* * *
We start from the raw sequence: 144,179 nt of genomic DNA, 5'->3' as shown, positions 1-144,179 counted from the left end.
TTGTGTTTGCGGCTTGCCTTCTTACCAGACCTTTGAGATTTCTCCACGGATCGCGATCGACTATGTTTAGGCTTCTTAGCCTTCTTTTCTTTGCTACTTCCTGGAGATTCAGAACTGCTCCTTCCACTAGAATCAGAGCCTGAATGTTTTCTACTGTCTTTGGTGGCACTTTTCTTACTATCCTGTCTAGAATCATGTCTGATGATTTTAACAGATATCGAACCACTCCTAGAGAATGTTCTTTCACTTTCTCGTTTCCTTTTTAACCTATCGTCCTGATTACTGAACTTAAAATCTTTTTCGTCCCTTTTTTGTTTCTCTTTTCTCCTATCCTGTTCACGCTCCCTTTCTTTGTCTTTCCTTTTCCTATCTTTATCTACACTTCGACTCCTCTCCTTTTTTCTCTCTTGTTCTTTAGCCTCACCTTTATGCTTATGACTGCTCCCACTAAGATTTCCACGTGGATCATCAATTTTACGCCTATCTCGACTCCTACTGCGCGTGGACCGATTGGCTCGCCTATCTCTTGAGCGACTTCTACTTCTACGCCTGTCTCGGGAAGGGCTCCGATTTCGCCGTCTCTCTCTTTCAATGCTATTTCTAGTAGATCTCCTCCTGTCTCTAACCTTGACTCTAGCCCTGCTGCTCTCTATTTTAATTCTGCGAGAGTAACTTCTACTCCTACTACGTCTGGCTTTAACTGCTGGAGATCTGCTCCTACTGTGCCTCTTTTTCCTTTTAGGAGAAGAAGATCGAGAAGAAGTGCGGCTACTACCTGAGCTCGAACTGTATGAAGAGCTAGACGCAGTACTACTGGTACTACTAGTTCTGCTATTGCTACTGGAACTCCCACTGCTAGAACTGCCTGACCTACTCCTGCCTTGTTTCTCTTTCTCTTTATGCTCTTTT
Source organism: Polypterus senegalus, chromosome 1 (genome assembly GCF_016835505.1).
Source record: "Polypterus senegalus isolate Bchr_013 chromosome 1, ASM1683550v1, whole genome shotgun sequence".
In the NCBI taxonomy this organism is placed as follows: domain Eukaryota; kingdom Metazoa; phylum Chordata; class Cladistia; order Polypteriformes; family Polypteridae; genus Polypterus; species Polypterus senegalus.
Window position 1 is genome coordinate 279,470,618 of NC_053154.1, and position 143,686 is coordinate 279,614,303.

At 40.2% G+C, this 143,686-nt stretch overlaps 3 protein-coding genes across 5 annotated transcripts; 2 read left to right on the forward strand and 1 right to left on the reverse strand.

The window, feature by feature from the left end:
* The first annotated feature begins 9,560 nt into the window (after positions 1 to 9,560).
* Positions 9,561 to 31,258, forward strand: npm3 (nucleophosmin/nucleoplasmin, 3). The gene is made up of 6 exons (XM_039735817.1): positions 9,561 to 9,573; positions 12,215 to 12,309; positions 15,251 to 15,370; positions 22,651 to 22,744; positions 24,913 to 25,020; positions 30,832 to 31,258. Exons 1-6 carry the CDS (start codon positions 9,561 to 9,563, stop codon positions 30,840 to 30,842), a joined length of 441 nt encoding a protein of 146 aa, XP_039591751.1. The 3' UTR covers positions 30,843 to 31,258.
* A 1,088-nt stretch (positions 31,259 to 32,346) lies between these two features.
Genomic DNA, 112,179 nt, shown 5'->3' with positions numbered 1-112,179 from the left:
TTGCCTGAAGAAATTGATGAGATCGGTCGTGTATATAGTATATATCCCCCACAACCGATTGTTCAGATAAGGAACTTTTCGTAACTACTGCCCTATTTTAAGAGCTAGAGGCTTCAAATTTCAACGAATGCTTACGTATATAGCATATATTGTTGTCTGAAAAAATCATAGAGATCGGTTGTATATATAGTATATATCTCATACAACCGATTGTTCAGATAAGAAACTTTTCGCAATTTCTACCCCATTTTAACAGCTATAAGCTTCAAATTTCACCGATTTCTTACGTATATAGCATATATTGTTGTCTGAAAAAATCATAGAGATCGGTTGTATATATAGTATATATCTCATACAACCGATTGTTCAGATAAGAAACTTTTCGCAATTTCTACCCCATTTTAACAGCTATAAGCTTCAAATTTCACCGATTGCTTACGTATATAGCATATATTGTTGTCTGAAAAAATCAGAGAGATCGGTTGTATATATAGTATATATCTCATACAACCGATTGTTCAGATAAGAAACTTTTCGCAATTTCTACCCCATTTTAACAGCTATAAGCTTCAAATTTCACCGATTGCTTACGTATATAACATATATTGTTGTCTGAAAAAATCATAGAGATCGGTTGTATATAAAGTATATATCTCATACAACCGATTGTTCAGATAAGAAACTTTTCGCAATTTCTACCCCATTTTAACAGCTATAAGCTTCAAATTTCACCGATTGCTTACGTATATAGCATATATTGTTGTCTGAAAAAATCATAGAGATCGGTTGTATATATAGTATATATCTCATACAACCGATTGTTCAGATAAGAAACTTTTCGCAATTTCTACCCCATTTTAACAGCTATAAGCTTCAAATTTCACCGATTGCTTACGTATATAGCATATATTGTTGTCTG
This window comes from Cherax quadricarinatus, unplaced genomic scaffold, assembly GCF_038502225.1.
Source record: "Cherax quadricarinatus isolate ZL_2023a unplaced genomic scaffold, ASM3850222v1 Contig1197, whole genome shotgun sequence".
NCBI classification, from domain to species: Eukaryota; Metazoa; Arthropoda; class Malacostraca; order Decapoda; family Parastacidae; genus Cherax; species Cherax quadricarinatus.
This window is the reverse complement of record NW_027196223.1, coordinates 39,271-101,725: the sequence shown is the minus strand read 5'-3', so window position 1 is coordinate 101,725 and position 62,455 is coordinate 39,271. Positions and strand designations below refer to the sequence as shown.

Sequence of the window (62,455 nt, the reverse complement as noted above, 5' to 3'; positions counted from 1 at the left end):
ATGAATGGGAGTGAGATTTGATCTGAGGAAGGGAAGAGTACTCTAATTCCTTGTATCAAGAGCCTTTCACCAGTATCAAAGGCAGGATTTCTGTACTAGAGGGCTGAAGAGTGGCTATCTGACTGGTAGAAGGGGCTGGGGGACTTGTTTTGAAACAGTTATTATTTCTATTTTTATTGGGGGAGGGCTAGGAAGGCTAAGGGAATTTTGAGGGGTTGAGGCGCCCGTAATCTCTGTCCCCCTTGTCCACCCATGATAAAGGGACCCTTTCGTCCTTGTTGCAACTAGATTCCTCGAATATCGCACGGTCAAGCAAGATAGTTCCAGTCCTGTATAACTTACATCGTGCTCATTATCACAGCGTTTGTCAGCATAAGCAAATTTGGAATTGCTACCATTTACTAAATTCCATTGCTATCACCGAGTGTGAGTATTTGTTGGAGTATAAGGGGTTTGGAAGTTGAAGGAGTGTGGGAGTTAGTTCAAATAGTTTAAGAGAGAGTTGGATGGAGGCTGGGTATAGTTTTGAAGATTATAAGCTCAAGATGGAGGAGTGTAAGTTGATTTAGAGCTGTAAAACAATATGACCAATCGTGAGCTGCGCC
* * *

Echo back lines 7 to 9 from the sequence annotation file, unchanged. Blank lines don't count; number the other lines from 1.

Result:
At 40.2% G+C, this 143,686-nt stretch overlaps 3 protein-coding genes across 5 annotated transcripts; 2 read left to right on the forward strand and 1 right to left on the reverse strand.

The window, feature by feature from the left end:
* The first annotated feature begins 9,560 nt into the window (after positions 1 to 9,560).